Both of the teams are looking forward to nothing less than a gold medal. On paper, Volosozhar/Trankov should win the competition. The home Olympic title seemed a lock for the Russian team until December, when they started to show some sign of weakness. They have reached incredibly high scores during the fall season (they own all the records) that made them look unbeatlable by anyone else in the circuit. However, they showed to feel the competition pressure when they skated just after Savchenko/Szolkowy in the Grand Prix final, where, taken by the nerves, they finished behind their German competitors, and during the European Championships free skate where they managed to get the gold (even because Savchenko/Szokowy had withrawn) but collected mistake after mistake.
As for Savchenko/Szolkowy, they will have their last chance to get that only medal that has eluded them. Compared to the Russian team, they can count on slightly lower GOEs and components, so that if both couples skate up to their best, Volosozhar/Trankov have an egde on them. The Germans have therefore tried to insert more difficult elements (the thorw triple axel on top of those) in their programs to close the gap with the Russians. The question is weather they will be able to nail a clean performance as well. At Grand Prix final they won with a relatively conservative program, but I am not sure that would be enough for the gold here.
To sum up, Russians and Germans have both a significant chance to be crowned Olympic champions and won't be room for mistakes for anyone. Savchenko/Szolkowy need to try all of their tricks, putting them in an enormous risk considering that they have never landed a clean throw triple axel, whereas Volosozhar/Trankov have already showed that they can nail an "Olympic gold medal perfomance", but they will face the incredible pressure of being the team specifically created for Olympic gold.

As far as the bronze medal is concerned, the couples fighting for it are: Pang/Tong and Duhamel/Radford. Pang/Tong of China, the 2010 Olympic silver medalists are undeniably the favourites for a medal. They might not be the strongest technique wise, but if they nail what they plan to do, their exquisite artistry and amazing throws and twist should put them in a good position for a medal contention.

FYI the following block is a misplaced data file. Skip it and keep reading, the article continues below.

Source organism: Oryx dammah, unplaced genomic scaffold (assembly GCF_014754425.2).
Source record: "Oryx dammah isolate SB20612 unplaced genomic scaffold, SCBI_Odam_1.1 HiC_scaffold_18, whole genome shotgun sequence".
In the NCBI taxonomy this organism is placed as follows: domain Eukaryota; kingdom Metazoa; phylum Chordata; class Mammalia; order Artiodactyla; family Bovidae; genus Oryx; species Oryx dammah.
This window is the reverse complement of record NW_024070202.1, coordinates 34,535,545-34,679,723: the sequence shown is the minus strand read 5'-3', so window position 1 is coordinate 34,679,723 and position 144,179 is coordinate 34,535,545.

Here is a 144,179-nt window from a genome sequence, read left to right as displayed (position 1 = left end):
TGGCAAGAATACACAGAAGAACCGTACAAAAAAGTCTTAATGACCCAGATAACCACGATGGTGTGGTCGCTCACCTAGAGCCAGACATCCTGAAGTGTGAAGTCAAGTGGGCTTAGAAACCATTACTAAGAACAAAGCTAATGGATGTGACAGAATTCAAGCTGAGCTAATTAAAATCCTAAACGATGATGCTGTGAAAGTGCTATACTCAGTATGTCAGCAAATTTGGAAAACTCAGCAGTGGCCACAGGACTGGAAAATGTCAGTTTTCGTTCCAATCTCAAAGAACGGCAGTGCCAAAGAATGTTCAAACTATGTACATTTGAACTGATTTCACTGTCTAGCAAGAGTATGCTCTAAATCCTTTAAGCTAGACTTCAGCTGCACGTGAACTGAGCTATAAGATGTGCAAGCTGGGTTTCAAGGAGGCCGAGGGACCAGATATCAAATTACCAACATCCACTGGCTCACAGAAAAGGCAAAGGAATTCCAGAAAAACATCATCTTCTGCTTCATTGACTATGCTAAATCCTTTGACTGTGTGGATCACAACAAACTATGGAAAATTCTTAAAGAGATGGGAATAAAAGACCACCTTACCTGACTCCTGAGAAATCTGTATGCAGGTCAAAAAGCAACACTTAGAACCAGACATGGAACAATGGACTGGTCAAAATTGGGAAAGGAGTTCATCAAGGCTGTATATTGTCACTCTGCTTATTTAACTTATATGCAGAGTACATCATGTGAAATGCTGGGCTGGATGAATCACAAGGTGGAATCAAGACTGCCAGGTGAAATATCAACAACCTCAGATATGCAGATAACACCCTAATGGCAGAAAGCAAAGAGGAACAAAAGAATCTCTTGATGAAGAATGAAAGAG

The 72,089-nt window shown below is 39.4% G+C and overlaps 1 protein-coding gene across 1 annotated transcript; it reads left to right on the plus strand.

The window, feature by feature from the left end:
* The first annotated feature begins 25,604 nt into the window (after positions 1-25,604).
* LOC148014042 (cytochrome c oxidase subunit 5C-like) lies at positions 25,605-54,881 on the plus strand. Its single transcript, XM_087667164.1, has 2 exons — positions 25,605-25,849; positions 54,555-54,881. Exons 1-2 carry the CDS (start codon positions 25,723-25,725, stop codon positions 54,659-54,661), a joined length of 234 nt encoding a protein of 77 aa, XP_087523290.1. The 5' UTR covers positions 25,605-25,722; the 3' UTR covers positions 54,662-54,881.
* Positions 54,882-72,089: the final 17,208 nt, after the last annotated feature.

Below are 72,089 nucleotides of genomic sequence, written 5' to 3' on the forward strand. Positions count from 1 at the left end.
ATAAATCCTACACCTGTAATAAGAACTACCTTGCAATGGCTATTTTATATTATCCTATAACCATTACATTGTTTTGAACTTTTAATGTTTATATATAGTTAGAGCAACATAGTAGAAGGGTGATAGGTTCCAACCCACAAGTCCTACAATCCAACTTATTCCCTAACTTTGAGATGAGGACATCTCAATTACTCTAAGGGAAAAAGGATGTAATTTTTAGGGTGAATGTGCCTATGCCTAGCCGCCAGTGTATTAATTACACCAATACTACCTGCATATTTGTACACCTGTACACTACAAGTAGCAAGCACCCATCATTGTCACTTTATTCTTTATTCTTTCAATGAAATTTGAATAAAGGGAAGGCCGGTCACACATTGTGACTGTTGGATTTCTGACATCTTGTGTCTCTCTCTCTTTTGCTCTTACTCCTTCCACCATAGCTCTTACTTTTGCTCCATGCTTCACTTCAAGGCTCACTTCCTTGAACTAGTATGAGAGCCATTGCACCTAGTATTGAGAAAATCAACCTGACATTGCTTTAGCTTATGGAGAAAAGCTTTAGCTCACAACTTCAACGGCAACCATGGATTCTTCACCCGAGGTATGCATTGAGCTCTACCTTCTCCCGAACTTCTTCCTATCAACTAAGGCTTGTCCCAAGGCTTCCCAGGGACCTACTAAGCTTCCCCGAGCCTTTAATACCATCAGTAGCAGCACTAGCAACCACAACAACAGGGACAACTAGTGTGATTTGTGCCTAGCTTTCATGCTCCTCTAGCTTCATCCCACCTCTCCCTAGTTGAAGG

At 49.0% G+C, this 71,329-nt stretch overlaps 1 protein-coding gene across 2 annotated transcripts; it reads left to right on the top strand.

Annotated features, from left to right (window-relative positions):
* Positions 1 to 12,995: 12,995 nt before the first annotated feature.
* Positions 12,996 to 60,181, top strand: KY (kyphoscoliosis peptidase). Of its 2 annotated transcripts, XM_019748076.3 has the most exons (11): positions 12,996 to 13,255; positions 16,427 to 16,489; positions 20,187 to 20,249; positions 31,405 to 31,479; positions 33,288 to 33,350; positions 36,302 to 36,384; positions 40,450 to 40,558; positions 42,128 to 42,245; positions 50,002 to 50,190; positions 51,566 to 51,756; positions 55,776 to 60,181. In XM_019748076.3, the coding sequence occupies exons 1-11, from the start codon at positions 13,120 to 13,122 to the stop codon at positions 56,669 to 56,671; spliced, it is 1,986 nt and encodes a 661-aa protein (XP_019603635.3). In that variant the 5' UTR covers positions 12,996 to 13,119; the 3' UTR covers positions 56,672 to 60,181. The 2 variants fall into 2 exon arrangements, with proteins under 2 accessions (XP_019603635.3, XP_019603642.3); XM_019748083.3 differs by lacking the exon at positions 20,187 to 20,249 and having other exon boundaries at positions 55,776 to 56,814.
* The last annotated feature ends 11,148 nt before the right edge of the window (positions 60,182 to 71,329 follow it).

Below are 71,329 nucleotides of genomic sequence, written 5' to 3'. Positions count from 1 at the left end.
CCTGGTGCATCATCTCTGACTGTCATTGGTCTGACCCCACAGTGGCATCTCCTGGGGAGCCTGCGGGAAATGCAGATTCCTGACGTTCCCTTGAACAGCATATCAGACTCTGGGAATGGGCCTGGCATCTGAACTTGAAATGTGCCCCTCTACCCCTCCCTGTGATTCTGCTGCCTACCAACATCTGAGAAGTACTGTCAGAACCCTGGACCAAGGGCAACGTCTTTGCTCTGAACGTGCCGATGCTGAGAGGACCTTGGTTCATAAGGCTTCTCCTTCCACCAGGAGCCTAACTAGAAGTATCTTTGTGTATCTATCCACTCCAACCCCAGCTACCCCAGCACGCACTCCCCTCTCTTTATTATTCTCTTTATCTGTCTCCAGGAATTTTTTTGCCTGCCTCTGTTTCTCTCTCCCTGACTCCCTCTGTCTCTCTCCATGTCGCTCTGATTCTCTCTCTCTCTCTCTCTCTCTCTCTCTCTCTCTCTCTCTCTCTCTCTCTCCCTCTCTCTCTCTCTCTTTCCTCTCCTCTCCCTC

Duhamel/Radford haven't had the most spectacular season of their life after they won the bronze at Worlds last year, but if they skate as cleanly as they did at the team event's short program, their dary technical content could be a threat for others.

PODIUM PICKS
Gold: Volosozhar/Trankov
Silver: Savchenko/Szolkowy
Bronze: Pang/Tong

Sunday, January 12, 2014

European Championships 2014: schedule and preview

SCHEDULE

Wednesday 15th:
10.30 Ladies short
17.30 Short Dance

Thursday 16th:
11.45 Men short
18.25 Free Dance

Friday 17th:
13.30 Pairs short                  
17.50 Ladies free skate

Saturday 18th:
12.05 Men free skate

Sunday 19th:
11.00 Pairs free skate                                           

The 2014 European Championships will take place this week (13-19 January) in Budapest (GMT +1).
It will be the last chance to test programs and technical status before the Olympics in Febraury for many skaters.

The probably strongest field will be the ladies', whose short will open the week of competition. As last year, it is expected to be a Kostner against the Russian girls fight. For Leonova, Lipnitskaya and Sotnikova Europeans won't be just a test before the home Olympics, but also a qualifying competition, since Russia earned two spots for Sochi. Considering the latest outcomes, Lipnitskaya and Sotnikova are very likely to qualify and make the podium. For Lipnitskaya it is going to be her debut at senior European Championships. Althought she is a very strong competitor, she doesn't quite have the experience or maturity of Sotnikova (who is more a rollercoaster instead) and if her compatriot pulls it off as she has done a couple of times this season, she probably wouldn't be able to beat her.
As far as Carolina Kostner is concerned, there is no doubt that she is the most mature artistic and sophisticated skater of the bunch, but her jumps haven't been her best lately and she is coming from a back injury, that caused her to withdraw from Universiade and Nationals, so that is possible that she won't compete at her best in Budapest. She has changed both of her programs which didn't impress as others and she will debut a new short pogram on Ave Maria; as for the free skate, she came back to the Bolero program of last year.


In the men competition, Javier Fernandez will try to defend his title after a disappointing fall season. The Spanish champion hasn't been impressive with his grand prix outings as he missed the podium twice and therefore didn't qualify for the final. His performances in Budapest will make his state of preparation clearer.
Maxim Kovtun is a serious medal contender since he is showing constant improvements; his quads are getting more consistent and he has had a good season, which might help him closing the "components" gap with Fernandez.